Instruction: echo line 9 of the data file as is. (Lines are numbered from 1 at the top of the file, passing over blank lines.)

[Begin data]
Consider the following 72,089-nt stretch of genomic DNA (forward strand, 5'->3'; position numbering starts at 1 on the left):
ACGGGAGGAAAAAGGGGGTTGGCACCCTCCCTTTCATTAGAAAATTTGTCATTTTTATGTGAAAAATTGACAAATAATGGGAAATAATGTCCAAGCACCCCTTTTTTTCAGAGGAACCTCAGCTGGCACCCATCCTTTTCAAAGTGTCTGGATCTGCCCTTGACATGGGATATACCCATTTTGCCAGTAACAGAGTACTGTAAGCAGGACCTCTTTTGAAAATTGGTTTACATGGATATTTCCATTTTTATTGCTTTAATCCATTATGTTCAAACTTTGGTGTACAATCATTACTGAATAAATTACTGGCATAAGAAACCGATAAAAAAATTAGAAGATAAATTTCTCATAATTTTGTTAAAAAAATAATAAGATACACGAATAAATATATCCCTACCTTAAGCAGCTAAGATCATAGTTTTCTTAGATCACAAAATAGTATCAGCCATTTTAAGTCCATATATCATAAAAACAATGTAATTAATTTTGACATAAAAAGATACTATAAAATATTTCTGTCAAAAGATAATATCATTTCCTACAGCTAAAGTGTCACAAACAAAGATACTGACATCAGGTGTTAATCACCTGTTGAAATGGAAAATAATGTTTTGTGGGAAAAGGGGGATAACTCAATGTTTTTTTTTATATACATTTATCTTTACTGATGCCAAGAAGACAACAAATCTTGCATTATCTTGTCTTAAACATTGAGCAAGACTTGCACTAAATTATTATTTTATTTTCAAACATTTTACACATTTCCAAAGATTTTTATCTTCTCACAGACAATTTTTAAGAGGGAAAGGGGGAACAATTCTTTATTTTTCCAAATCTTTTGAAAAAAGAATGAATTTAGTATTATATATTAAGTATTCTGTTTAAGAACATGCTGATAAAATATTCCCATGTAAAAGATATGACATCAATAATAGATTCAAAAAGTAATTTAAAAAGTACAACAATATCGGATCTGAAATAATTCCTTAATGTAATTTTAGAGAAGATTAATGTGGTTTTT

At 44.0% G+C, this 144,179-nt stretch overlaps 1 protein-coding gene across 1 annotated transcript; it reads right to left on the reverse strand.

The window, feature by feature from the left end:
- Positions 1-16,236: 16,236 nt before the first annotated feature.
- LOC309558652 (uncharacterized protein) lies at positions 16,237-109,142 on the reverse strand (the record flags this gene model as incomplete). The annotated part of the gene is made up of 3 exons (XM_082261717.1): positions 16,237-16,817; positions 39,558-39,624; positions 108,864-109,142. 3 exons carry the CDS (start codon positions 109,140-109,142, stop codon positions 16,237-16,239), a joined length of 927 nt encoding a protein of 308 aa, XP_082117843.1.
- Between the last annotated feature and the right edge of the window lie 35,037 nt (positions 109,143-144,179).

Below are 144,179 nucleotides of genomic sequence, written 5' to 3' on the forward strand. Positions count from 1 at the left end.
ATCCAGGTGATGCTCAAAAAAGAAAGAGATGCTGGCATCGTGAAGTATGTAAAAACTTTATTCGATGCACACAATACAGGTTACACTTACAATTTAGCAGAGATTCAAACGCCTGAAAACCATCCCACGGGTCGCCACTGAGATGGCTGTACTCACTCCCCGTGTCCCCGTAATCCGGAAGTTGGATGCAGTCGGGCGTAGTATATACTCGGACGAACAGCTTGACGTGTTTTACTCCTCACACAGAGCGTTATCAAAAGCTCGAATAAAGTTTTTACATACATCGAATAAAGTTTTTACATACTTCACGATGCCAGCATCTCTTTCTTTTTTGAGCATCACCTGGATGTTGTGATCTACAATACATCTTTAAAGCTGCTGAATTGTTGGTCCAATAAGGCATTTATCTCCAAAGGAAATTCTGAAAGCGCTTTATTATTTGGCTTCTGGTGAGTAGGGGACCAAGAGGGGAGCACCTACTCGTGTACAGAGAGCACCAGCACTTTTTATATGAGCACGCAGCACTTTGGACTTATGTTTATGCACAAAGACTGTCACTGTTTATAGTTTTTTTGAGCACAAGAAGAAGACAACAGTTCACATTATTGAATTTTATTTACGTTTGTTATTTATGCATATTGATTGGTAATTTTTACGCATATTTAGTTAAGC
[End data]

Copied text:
ATCCAGGTGATGCTCAAAAAAGAAAGAGATGCTGGCATCGTGAAGTATGTAAAAACTTTATTCGATGCACACAATACAGGTTACACTTACAATTTAGCAGAGATTCAAACGCCTGAAAACCATCCCACGGGTCGCCACTGAGATGGCTGTACTCACTCCCCGTGTCCCCGTAATCCGGAAGTTGGATGCAGTCGGGCGTAGTATATACTCGGACGAACAGCTTGACGTGTTTTACTCCTCACACAGAGCGTTATCAAAAGCTCGAATAAAGTTTTTACATACATCGAATAAAGTTTTTACATACTTCACGATGCCAGCATCTCTTTCTTTTTTGAGCATCACCTGGATGTTGTGATCTACAATACATCTTTAAAGCTGCTGAATTGTTGGTCCAATAAGGCATTTATCTCCAAAGGAAATTCTGAAAGCGCTTTATTATTTGGCTTCTGGTGAGTAGGGGACCAAGAGGGGAGCACCTACTCGTGTACAGAGAGCACCAGCACTTTTTATATGAGCACGCAGCACTTTGGACTTATGTTTATGCACAAAGACTGTCACTGTTTATAGTTTTTTTGAGCACAAGAAGAAGACAACAGTTCACATTATTGAATTTTATTTACGTTTGTTATTTATGCATATTGATTGGTAATTTTTACGCATATTTAGTTAAGC